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First of all, this code, as ugly as it is, works, for all intents and purposes. However, it really makes me both sick and mad to look at.

For the lazy, the main portion of the code that sucks is this:

setTimeout(function() {
    toggle(); //off
    setTimeout(function() {
        toggle(); //on
        setTimeout(function() {
            toggle(); //off
            setTimeout(function() {
                toggle(); //on, stays for stallTime
                setTimeout(function() {
                    toggle(); //off
                    callback();
                }, stallTime);
            }, 300);
        }, 300);
    }, 300);
}, 300);

I would, of course, love to control my animations just by changing the CSS class on an element. However, transitionend and webkitTransitionEnd and the like are not reliable in the least. Am I forced to resorting to this kind of hideous code? Ideally I'd like to be able to set a variable number of "flashes", but this code is too stodgy for that.

Please rescue me from my filth.

share|improve this question
    
Why don't you set a loop to do this instead...? –  Jeremy Dec 28 '12 at 20:13
    
because it needs to be timed, and the css is controlling the transition timing. a loop would just fire it a bunch of times without waiting. –  Jason Dec 28 '12 at 20:15
    
not if you do something like this –  Jeremy Dec 28 '12 at 20:16
    
That's gratuitous and unnecessary (and kinda funny). Are you familiar with Common.js Deferred objects? jQuery has them (and the subset Promise). Check it out. Funny, this one particular pattern (deferred objects/promise/futures) keeps coming up today. –  Jared Farrish Dec 28 '12 at 22:45
    
Yes, I'm familiar with deferreds. The problem is, this is a timing issue that requires a timeout or interval. –  Jason Dec 28 '12 at 23:23

2 Answers 2

up vote 3 down vote accepted
var count = 5;
var i = setInterval(function() {
    toggle();
    count--;
    if(count == 0) {
        clearInterval(i);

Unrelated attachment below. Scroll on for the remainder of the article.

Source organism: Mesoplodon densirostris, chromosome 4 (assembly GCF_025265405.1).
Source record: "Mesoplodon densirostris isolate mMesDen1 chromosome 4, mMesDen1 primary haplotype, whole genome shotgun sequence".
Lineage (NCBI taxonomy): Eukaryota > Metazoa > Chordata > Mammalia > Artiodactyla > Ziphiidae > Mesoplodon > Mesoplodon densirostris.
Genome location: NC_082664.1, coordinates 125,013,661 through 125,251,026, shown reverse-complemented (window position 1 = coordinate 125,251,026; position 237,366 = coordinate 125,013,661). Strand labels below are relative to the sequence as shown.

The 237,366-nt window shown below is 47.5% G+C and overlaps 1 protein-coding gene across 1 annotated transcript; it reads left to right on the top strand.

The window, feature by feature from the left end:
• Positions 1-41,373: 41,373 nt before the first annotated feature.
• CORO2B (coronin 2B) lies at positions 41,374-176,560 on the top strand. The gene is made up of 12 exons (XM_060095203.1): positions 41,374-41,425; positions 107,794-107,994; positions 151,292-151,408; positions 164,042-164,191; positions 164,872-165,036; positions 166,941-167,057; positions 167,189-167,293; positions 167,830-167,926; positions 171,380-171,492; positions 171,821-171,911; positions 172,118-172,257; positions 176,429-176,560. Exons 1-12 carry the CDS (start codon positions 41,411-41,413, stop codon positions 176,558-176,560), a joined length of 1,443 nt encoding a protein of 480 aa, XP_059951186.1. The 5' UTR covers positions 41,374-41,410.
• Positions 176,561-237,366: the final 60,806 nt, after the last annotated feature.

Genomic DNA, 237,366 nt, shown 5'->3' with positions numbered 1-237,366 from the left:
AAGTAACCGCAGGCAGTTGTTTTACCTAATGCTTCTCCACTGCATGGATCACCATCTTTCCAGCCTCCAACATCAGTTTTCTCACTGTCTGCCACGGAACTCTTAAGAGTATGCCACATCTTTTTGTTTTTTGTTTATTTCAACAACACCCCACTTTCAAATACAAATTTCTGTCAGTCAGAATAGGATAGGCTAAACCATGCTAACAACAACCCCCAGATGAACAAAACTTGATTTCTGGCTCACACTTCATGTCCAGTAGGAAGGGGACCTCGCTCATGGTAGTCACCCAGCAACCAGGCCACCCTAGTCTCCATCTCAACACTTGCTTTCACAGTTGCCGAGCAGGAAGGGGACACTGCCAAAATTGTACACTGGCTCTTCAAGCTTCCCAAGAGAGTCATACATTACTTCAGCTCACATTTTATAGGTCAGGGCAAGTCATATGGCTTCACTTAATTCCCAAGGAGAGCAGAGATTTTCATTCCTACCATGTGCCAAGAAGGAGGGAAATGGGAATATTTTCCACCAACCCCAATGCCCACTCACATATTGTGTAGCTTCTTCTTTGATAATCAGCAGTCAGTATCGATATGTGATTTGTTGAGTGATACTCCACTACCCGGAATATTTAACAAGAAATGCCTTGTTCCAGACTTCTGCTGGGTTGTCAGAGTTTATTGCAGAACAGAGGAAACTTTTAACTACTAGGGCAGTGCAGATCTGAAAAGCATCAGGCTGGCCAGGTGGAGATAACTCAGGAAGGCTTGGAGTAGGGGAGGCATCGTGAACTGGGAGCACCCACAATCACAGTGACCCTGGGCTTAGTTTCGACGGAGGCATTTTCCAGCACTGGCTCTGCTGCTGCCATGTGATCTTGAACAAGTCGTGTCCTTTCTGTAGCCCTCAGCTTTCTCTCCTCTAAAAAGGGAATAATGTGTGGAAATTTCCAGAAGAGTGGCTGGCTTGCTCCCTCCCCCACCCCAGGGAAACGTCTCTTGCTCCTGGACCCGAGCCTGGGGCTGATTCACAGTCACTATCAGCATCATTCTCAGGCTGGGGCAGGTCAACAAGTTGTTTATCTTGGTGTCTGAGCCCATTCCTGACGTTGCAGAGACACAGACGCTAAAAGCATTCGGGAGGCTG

callback();
    }
}, 300);
share|improve this answer
    
brilliant. this is an obvious answer that i should have known. i blame it on the holidays. thank you! –  Jason Dec 28 '12 at 20:24
    
Nile's is shorter though. :) –  Dark Falcon Dec 28 '12 at 20:26
    
I'd also recommend it because it doesn't use intervals. You could also use a recursive function. –  Jeremy Dec 28 '12 at 20:28
    
Is there a problem with using intervals? –  Dark Falcon Dec 28 '12 at 20:28
1  
Thanks. The first link was instructive. The second link seemed to be written by someone who misunderstands the basic concept of variable manipulation in Javascript, so not quite so helpful. :) –  Dark Falcon Dec 28 '12 at 20:36

To avoid setInterval, I wrote a recursive function:

// link.addClass('hover'); //on - no longer needed

flash = function(count) {
    if (count > 1) {
        setTimeout(function() {        
            toggle();
            flash(count - 1);
        }, 300);
    } else {
        setTimeout(function() {
            toggle(); //off
            callback();
        }, stallTime);            
    }                
}

flash(6); // 2 * the number of flashes.
share|improve this answer
    
So... Let's avoid a setInterval by using two setTimeouts. Interesting... –  Jared Farrish Dec 28 '12 at 22:49
    
@JaredFarrish No... CAbbott's code doesn't do what DarkFelcon's did. If DarkFelcon's did the same, he'd also need two setIntervals (or one setInterval and one setTimeout). All CAbbott did was make it exactly what the OP was originally asking for. DarkFelcon didn't, if you look close enough. There's no stallTime timer in the accepted answer. –  Jeremy Dec 28 '12 at 23:44
    
@Nile - I don't think you require two separate setTimeouts to get that done. Is there something you can indicate to help me see what I'm missing? There aren't two setTimeouts running at once. So...? –  Jared Farrish Dec 28 '12 at 23:50
1  
@JaredFarrish Something like this would do the same with only one timeout. Also this if you don't feel like cluttering the global scope –  Jeremy Dec 28 '12 at 23:59
    
@Nile - This was a contrived example of a single setTimeout being used for a question earlier today. I'm not sure why, but I can sit for hours and fiddle with obscure ways of calling setTimeout. It's just a matter of how the code is structured, though, and as I said in my comment below the question, it's as funny as it is absurd. –  Jared Farrish Dec 29 '12 at 0:08

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